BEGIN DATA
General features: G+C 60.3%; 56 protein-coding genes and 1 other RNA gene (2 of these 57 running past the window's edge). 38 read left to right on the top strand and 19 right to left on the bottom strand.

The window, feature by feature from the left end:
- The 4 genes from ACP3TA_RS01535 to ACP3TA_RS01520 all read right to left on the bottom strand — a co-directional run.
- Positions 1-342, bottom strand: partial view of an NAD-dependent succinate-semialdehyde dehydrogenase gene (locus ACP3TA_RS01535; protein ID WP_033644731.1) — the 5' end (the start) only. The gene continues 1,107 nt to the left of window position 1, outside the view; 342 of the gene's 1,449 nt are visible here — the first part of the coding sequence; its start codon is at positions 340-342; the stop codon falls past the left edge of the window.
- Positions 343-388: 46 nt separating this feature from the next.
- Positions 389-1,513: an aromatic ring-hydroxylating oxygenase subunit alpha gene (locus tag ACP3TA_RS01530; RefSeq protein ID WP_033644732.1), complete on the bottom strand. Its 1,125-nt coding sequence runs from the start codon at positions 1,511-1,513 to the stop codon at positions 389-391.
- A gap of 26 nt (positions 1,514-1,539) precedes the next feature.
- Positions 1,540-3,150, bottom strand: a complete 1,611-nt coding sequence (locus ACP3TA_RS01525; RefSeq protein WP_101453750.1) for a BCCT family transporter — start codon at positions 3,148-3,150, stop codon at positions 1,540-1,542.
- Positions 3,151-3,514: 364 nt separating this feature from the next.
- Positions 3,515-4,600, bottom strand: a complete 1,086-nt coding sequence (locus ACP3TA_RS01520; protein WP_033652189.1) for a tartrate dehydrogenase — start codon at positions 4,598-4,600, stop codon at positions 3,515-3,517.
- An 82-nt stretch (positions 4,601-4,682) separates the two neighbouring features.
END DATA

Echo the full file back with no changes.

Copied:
General features: G+C 60.3%; 56 protein-coding genes and 1 other RNA gene (2 of these 57 running past the window's edge). 38 read left to right on the top strand and 19 right to left on the bottom strand.

The window, feature by feature from the left end:
- The 4 genes from ACP3TA_RS01535 to ACP3TA_RS01520 all read right to left on the bottom strand — a co-directional run.
- Positions 1-342, bottom strand: partial view of an NAD-dependent succinate-semialdehyde dehydrogenase gene (locus ACP3TA_RS01535; protein ID WP_033644731.1) — the 5' end (the start) only. The gene continues 1,107 nt to the left of window position 1, outside the view; 342 of the gene's 1,449 nt are visible here — the first part of the coding sequence; its start codon is at positions 340-342; the stop codon falls past the left edge of the window.
- Positions 343-388: 46 nt separating this feature from the next.
- Positions 389-1,513: an aromatic ring-hydroxylating oxygenase subunit alpha gene (locus tag ACP3TA_RS01530; RefSeq protein ID WP_033644732.1), complete on the bottom strand. Its 1,125-nt coding sequence runs from the start codon at positions 1,511-1,513 to the stop codon at positions 389-391.
- A gap of 26 nt (positions 1,514-1,539) precedes the next feature.
- Positions 1,540-3,150, bottom strand: a complete 1,611-nt coding sequence (locus ACP3TA_RS01525; RefSeq protein WP_101453750.1) for a BCCT family transporter — start codon at positions 3,148-3,150, stop codon at positions 1,540-1,542.
- Positions 3,151-3,514: 364 nt separating this feature from the next.
- Positions 3,515-4,600, bottom strand: a complete 1,086-nt coding sequence (locus ACP3TA_RS01520; protein WP_033652189.1) for a tartrate dehydrogenase — start codon at positions 4,598-4,600, stop codon at positions 3,515-3,517.
- An 82-nt stretch (positions 4,601-4,682) separates the two neighbouring features.